(contributed by Kim Mogen and Brad Mogen, University of Wisconsin-River Falls)
Download the files for this case: Honey bee case files
These cases focus on honey bee health and issues associated with the role of bees in agriculture and the environment. Techniques used in these cases include PCR, gel electrophoresis, and sequence alignment/tree building.
The files for each case (DNA sequences, primers, etc.) can be downloaded as a zipped file (.zip). To unzip the folder containing the files, right-click on the .zip file and select “Extract all”.
Honey bees are keystone species that play an important part in everyone’s day-to-day life. Approximately one third of our agricultural crops depend on honey bee pollination, amounting to about $15 billion of the food supply nationwide. For example, 100% of almond crops are pollinated by honey bees, which requires over one million bee colonies to be trucked into California from other parts of the country each year.
Since about 2006 there has been a major decline in the number of honey bees and other pollinators, which so far has no definitive cause. One aspect of this decline in honey bees is called colony collapse disorder (CCD), where the bees have simply disappeared or abandoned their hives, almost overnight. The cause of CCD is complicated; focus has been on pesticide use, mite levels, and virus levels, however global warming and habit loss are also thought to play a part. Researchers are investigating all aspects of honey bee health and hive management in order to determine the best strategies for ensuring that honey bee populations continue to thrive rather than decline.
Case A. Effect of pesticide exposure on virus infection
Honey bees are commonly exposed to pesticides as they forage for pollen and nectar. Some pesticides are known to disorient bees and thus affect their behavior. Sub-lethal exposures of some pesticides are considered possible contributing factors to Colony Collapse Disorder (CCD). Dr. Muskiver was curious if pesticide exposure was linked to virus infection, another possible contributing factor to CCD.
To test this question, Dr. Muskiver set up four test hives, and fed the honey bees either with untreated pollen or pollen treated with sub-lethal doses of the pesticide Imidocloprid, a neonicotinoid. Samples of 20 bees from each hive were collected, RNA was extracted, and cDNA synthesized in order to run PCR. Multiplex PCR was performed using primers specific for 4 viruses, and also for the bee actin gene as a control. PCR products can be identified based on the size of the product:
|Primers||PCR product size|
|Deformed wing virus (DWV)||203 bp|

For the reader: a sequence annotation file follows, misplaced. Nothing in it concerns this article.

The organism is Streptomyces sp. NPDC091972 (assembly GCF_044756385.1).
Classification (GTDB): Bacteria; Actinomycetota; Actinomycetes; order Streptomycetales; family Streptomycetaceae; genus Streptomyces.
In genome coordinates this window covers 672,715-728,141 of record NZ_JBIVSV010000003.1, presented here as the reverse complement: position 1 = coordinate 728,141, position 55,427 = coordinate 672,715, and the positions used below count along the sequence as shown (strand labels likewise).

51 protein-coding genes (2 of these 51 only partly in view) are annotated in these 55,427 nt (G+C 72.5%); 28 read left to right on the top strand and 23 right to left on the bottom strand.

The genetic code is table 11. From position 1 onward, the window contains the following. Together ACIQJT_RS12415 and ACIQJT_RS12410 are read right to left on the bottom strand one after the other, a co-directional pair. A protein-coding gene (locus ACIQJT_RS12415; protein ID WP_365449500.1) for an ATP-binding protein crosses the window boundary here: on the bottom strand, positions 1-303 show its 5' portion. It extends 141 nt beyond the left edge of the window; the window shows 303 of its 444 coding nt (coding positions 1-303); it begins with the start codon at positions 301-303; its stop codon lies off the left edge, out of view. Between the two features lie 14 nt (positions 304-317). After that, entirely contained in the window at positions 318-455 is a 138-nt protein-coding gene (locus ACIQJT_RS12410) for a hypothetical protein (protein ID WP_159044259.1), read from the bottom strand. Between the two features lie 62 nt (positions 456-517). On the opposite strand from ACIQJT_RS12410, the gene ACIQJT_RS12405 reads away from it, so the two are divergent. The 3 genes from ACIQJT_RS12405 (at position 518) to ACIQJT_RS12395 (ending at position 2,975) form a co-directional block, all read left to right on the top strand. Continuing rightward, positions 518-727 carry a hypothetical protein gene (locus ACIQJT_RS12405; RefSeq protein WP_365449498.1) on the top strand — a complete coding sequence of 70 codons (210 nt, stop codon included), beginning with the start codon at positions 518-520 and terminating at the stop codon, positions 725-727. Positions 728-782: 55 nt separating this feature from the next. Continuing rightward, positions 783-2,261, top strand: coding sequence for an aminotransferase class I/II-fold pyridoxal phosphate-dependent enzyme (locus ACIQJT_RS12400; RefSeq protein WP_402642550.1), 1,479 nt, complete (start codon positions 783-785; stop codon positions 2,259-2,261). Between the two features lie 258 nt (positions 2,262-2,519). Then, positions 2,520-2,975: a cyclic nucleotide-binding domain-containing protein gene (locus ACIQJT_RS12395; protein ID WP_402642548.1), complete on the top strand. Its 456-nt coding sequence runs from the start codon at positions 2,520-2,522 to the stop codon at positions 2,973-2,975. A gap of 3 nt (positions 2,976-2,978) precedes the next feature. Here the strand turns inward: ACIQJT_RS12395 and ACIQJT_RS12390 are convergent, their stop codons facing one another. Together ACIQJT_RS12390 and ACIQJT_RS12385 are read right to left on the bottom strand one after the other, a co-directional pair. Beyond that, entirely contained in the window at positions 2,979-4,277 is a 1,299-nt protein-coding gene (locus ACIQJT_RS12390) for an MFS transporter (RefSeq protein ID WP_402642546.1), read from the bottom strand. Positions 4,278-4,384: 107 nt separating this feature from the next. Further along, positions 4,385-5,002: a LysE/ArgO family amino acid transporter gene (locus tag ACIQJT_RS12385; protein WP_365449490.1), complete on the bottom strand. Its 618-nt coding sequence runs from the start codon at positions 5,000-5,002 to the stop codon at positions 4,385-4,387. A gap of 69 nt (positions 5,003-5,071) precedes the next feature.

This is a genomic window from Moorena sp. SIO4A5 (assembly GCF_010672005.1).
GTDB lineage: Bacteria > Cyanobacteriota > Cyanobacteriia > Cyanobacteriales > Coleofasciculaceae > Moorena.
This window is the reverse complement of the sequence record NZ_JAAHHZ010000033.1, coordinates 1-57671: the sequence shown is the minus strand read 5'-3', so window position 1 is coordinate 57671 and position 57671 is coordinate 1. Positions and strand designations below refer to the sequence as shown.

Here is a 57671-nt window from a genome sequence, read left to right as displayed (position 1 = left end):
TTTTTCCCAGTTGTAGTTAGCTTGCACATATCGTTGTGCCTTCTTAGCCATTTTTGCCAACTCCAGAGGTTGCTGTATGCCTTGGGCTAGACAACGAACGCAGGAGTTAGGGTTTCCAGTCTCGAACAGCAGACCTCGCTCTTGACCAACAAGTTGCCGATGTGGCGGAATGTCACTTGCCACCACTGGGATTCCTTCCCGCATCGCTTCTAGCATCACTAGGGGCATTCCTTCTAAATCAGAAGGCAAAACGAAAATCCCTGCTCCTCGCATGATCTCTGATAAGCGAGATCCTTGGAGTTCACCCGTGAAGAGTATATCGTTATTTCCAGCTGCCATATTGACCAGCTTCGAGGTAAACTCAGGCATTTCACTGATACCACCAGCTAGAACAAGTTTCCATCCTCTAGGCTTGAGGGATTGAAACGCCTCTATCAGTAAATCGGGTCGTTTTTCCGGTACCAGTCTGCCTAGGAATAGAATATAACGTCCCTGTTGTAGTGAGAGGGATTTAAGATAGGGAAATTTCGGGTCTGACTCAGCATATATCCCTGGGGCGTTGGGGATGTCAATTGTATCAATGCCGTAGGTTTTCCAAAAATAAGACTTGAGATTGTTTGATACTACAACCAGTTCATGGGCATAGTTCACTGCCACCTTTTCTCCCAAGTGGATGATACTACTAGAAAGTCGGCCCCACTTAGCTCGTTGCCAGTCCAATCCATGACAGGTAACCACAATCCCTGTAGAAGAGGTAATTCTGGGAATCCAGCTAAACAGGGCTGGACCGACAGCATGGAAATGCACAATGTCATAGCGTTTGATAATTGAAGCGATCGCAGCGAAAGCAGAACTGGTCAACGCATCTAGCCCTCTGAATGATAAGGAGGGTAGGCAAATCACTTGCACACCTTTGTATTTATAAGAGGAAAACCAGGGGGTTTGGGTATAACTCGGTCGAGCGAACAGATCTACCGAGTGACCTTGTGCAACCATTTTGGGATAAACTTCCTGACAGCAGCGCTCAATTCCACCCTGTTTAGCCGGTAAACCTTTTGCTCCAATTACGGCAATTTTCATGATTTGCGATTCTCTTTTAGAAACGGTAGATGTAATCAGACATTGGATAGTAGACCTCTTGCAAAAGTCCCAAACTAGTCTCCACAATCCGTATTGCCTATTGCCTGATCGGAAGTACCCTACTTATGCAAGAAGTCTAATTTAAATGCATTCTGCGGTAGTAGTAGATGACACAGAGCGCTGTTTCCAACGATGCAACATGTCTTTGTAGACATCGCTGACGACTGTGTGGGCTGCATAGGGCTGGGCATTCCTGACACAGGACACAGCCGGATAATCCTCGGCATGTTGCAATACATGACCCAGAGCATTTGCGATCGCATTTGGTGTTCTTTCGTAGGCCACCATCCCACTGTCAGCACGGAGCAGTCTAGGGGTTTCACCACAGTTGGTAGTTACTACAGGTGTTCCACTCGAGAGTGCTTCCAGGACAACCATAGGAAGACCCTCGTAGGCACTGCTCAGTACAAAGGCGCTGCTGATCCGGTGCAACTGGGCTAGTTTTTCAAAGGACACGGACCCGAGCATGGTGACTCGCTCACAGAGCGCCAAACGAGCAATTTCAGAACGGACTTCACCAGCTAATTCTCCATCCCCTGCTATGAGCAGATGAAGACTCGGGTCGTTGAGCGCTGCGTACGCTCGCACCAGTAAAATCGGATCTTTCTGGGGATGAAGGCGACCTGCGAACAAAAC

|Black queen cell virus (BQCV)||322 bp|
|Sac brood virus (SBV)||487 bp|
|Israeli acute paralysis virus (IAPV)||719 bp|
DNA samples for testing:
Negative control – bee sample with no viruses present
Positive control – bee sample containing all four viruses
Hive 1 – exposed to pesticides
Hive 2 – exposed to pesticides
Hive 3 – no pesticides exposure
Hive 4 – no pesticide exposure
- What are the results for each experimental hive, in terms of viruses that are detected?
- Do the control sample produce the results you expected?
- Is there any correlation between pesticide exposure and viruses detected? How would you explain these results to Dr Muskiger?
- What are some other tests that could be done to address this question? What would you suggest that these researcher do next?
Case B. Varroa mites and virus diversity
Recent declines in honey bee populations have given rise to the syndrome named Colony Collapse Disorder (CCD). Several potential stressors have been identified. A team of research scientists, funded by the North American Honey Bee Council, decide to survey colonies from around North America for two of the notable stressors – Deformed Wing Virus (DWV), a virus that causes wing deformation, and Varroa destructor, a parasitic mite that feeds on the bee.
It has recently been reported that V. destructor transmits certain strains of DWV more effectively, and that long-term mite infection reduces virus diversity and leads to the prevalence of more pathogenic viruses (Martin et al. 2012). The scientists are interested in testing the relationship between DWV strains and the Varroa mite in North America. Bees were sampled from the following locations, and the level of mite infestation was determined for each hive sampled:
- What can you observe about DWV diversity in the various regions by examining the trees?
- What additional data would you want to collect in order to continue this study?